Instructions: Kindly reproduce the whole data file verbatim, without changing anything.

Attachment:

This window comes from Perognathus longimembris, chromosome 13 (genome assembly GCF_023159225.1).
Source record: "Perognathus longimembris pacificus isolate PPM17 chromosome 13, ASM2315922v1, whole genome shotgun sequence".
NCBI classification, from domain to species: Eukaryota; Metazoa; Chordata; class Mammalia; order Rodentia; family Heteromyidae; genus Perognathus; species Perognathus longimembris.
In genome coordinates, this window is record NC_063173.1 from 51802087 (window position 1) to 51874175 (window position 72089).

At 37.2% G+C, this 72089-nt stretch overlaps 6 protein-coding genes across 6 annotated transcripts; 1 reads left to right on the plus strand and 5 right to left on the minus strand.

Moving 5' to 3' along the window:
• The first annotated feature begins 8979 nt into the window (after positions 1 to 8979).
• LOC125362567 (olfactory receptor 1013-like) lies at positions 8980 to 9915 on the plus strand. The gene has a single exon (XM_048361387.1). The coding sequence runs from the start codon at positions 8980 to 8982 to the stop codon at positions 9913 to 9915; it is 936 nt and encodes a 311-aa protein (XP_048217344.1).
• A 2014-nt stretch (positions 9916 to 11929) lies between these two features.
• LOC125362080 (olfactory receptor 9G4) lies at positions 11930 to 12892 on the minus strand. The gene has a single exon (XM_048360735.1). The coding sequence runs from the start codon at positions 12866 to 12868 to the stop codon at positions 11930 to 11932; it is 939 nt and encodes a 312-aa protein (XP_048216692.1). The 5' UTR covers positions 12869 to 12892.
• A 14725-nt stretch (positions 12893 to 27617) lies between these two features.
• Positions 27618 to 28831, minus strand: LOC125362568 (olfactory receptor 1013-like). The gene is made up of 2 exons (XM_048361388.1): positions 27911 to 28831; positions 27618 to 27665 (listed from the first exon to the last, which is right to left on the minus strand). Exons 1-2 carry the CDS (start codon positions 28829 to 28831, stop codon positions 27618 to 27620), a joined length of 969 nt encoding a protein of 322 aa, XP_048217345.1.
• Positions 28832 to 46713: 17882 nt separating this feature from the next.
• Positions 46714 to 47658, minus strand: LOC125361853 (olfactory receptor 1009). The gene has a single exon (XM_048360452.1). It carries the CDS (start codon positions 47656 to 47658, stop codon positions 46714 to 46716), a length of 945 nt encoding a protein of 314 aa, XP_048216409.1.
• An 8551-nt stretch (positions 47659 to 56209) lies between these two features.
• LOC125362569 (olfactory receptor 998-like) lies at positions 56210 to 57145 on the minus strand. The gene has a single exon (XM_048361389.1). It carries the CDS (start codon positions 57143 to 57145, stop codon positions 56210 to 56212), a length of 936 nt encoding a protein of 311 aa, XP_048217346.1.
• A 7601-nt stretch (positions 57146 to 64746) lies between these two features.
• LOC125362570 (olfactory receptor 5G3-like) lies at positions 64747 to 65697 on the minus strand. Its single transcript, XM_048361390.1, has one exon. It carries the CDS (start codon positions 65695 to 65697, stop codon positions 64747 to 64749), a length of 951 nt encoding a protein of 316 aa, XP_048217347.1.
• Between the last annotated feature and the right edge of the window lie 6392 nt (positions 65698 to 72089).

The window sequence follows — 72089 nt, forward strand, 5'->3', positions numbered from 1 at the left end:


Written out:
This window comes from Perognathus longimembris, chromosome 13 (genome assembly GCF_023159225.1).
Source record: "Perognathus longimembris pacificus isolate PPM17 chromosome 13, ASM2315922v1, whole genome shotgun sequence".
NCBI classification, from domain to species: Eukaryota; Metazoa; Chordata; class Mammalia; order Rodentia; family Heteromyidae; genus Perognathus; species Perognathus longimembris.
In genome coordinates, this window is record NC_063173.1 from 51802087 (window position 1) to 51874175 (window position 72089).

At 37.2% G+C, this 72089-nt stretch overlaps 6 protein-coding genes across 6 annotated transcripts; 1 reads left to right on the plus strand and 5 right to left on the minus strand.

Moving 5' to 3' along the window:
• The first annotated feature begins 8979 nt into the window (after positions 1 to 8979).
• LOC125362567 (olfactory receptor 1013-like) lies at positions 8980 to 9915 on the plus strand. The gene has a single exon (XM_048361387.1). The coding sequence runs from the start codon at positions 8980 to 8982 to the stop codon at positions 9913 to 9915; it is 936 nt and encodes a 311-aa protein (XP_048217344.1).
• A 2014-nt stretch (positions 9916 to 11929) lies between these two features.
• LOC125362080 (olfactory receptor 9G4) lies at positions 11930 to 12892 on the minus strand. The gene has a single exon (XM_048360735.1). The coding sequence runs from the start codon at positions 12866 to 12868 to the stop codon at positions 11930 to 11932; it is 939 nt and encodes a 312-aa protein (XP_048216692.1). The 5' UTR covers positions 12869 to 12892.
• A 14725-nt stretch (positions 12893 to 27617) lies between these two features.
• Positions 27618 to 28831, minus strand: LOC125362568 (olfactory receptor 1013-like). The gene is made up of 2 exons (XM_048361388.1): positions 27911 to 28831; positions 27618 to 27665 (listed from the first exon to the last, which is right to left on the minus strand). Exons 1-2 carry the CDS (start codon positions 28829 to 28831, stop codon positions 27618 to 27620), a joined length of 969 nt encoding a protein of 322 aa, XP_048217345.1.
• Positions 28832 to 46713: 17882 nt separating this feature from the next.
• Positions 46714 to 47658, minus strand: LOC125361853 (olfactory receptor 1009). The gene has a single exon (XM_048360452.1). It carries the CDS (start codon positions 47656 to 47658, stop codon positions 46714 to 46716), a length of 945 nt encoding a protein of 314 aa, XP_048216409.1.
• An 8551-nt stretch (positions 47659 to 56209) lies between these two features.
• LOC125362569 (olfactory receptor 998-like) lies at positions 56210 to 57145 on the minus strand. The gene has a single exon (XM_048361389.1). It carries the CDS (start codon positions 57143 to 57145, stop codon positions 56210 to 56212), a length of 936 nt encoding a protein of 311 aa, XP_048217346.1.
• A 7601-nt stretch (positions 57146 to 64746) lies between these two features.
• LOC125362570 (olfactory receptor 5G3-like) lies at positions 64747 to 65697 on the minus strand. Its single transcript, XM_048361390.1, has one exon. It carries the CDS (start codon positions 65695 to 65697, stop codon positions 64747 to 64749), a length of 951 nt encoding a protein of 316 aa, XP_048217347.1.
• Between the last annotated feature and the right edge of the window lie 6392 nt (positions 65698 to 72089).

The window sequence follows — 72089 nt, forward strand, 5'->3', positions numbered from 1 at the left end: